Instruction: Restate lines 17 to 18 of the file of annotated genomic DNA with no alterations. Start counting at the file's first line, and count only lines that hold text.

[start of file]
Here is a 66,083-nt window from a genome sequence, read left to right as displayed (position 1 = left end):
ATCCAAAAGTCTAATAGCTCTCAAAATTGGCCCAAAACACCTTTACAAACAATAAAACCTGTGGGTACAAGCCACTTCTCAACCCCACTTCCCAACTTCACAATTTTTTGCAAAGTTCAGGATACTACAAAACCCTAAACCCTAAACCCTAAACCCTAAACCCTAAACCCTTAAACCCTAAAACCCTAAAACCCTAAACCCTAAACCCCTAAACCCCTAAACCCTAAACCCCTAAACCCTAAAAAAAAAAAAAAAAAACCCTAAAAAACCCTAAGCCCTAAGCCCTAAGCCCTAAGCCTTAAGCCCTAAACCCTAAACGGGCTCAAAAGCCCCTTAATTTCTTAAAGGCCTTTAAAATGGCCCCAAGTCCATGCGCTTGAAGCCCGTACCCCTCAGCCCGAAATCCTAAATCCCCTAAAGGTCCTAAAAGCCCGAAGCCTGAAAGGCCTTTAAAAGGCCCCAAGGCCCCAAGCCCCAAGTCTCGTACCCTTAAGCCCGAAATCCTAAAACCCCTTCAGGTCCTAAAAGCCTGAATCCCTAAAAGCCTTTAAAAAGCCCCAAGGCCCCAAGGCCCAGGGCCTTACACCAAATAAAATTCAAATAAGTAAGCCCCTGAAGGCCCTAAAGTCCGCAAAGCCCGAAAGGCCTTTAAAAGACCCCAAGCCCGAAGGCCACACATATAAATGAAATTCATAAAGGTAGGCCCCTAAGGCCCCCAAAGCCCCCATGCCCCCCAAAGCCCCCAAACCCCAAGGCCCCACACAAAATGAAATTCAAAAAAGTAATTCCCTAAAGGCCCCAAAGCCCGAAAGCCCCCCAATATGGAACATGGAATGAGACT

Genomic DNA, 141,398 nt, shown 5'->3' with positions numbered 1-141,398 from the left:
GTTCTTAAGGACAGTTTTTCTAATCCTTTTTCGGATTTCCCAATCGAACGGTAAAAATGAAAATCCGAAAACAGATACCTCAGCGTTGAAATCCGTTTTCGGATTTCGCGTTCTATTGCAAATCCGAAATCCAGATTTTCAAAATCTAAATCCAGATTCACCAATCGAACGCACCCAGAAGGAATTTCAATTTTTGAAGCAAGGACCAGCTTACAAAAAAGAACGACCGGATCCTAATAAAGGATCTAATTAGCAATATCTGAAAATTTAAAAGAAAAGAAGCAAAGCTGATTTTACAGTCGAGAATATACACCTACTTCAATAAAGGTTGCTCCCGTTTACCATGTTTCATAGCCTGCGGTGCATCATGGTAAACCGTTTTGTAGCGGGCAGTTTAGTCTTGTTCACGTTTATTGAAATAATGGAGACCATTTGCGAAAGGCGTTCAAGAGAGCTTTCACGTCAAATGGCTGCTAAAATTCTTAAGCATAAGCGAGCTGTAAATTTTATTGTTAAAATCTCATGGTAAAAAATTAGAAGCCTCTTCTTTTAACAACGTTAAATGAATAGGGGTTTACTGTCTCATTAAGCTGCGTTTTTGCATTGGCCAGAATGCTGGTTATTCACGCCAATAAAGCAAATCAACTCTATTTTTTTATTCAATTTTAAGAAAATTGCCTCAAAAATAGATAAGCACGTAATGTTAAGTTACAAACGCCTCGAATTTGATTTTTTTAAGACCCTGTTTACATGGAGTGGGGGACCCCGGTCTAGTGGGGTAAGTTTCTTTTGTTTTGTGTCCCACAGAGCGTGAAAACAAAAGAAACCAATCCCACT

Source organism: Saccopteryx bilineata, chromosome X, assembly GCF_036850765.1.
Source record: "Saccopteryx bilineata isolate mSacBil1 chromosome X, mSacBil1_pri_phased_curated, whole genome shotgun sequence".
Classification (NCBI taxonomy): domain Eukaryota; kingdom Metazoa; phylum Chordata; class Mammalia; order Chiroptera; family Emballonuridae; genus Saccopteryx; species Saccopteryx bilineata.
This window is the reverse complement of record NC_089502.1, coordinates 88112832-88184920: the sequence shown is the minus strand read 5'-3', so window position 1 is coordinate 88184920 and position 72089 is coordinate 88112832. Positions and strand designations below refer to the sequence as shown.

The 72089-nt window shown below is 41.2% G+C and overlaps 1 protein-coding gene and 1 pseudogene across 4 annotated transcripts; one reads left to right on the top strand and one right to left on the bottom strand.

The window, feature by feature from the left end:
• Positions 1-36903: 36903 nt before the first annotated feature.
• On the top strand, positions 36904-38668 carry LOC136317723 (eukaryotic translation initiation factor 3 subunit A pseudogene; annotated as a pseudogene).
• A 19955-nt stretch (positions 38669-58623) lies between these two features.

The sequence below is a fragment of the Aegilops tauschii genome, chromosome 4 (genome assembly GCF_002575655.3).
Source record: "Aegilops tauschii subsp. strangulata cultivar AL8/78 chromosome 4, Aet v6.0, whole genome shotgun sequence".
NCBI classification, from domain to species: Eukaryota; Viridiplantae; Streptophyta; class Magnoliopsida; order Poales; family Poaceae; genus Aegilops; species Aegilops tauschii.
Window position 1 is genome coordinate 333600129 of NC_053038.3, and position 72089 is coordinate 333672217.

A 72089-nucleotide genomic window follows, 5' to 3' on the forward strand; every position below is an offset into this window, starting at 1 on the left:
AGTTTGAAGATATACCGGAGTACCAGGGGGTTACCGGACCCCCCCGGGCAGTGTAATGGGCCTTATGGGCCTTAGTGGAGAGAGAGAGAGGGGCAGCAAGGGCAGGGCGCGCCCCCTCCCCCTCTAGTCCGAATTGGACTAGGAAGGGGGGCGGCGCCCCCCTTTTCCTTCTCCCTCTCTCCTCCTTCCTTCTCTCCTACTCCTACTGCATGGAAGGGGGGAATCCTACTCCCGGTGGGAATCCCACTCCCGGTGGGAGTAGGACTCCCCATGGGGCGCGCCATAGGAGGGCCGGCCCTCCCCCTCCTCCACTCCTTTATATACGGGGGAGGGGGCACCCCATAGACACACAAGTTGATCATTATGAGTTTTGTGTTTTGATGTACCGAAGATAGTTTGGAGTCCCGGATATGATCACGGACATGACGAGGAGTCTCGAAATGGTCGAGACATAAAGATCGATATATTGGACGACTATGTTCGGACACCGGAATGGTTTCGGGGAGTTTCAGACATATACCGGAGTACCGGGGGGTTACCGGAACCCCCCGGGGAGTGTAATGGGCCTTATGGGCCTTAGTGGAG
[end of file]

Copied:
Window position 1 is genome coordinate 333600129 of NC_053038.3, and position 72089 is coordinate 333672217.

A 72089-nucleotide genomic window follows, 5' to 3' on the forward strand; every position below is an offset into this window, starting at 1 on the left: